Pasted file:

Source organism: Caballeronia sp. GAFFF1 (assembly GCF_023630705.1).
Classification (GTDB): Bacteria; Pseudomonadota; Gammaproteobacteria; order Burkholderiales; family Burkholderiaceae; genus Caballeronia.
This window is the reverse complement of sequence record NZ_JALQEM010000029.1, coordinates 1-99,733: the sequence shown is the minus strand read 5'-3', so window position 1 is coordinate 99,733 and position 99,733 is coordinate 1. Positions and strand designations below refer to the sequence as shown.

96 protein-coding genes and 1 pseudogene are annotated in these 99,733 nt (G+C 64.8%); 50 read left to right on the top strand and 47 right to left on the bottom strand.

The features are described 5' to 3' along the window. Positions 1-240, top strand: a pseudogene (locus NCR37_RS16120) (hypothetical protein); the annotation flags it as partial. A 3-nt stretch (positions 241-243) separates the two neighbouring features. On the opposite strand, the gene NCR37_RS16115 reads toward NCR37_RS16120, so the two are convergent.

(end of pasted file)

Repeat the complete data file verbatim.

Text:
Source organism: Caballeronia sp. GAFFF1 (assembly GCF_023630705.1).
Classification (GTDB): Bacteria; Pseudomonadota; Gammaproteobacteria; order Burkholderiales; family Burkholderiaceae; genus Caballeronia.
This window is the reverse complement of sequence record NZ_JALQEM010000029.1, coordinates 1-99,733: the sequence shown is the minus strand read 5'-3', so window position 1 is coordinate 99,733 and position 99,733 is coordinate 1. Positions and strand designations below refer to the sequence as shown.

96 protein-coding genes and 1 pseudogene are annotated in these 99,733 nt (G+C 64.8%); 50 read left to right on the top strand and 47 right to left on the bottom strand.

The features are described 5' to 3' along the window. Positions 1-240, top strand: a pseudogene (locus NCR37_RS16120) (hypothetical protein); the annotation flags it as partial. A 3-nt stretch (positions 241-243) separates the two neighbouring features. On the opposite strand, the gene NCR37_RS16115 reads toward NCR37_RS16120, so the two are convergent.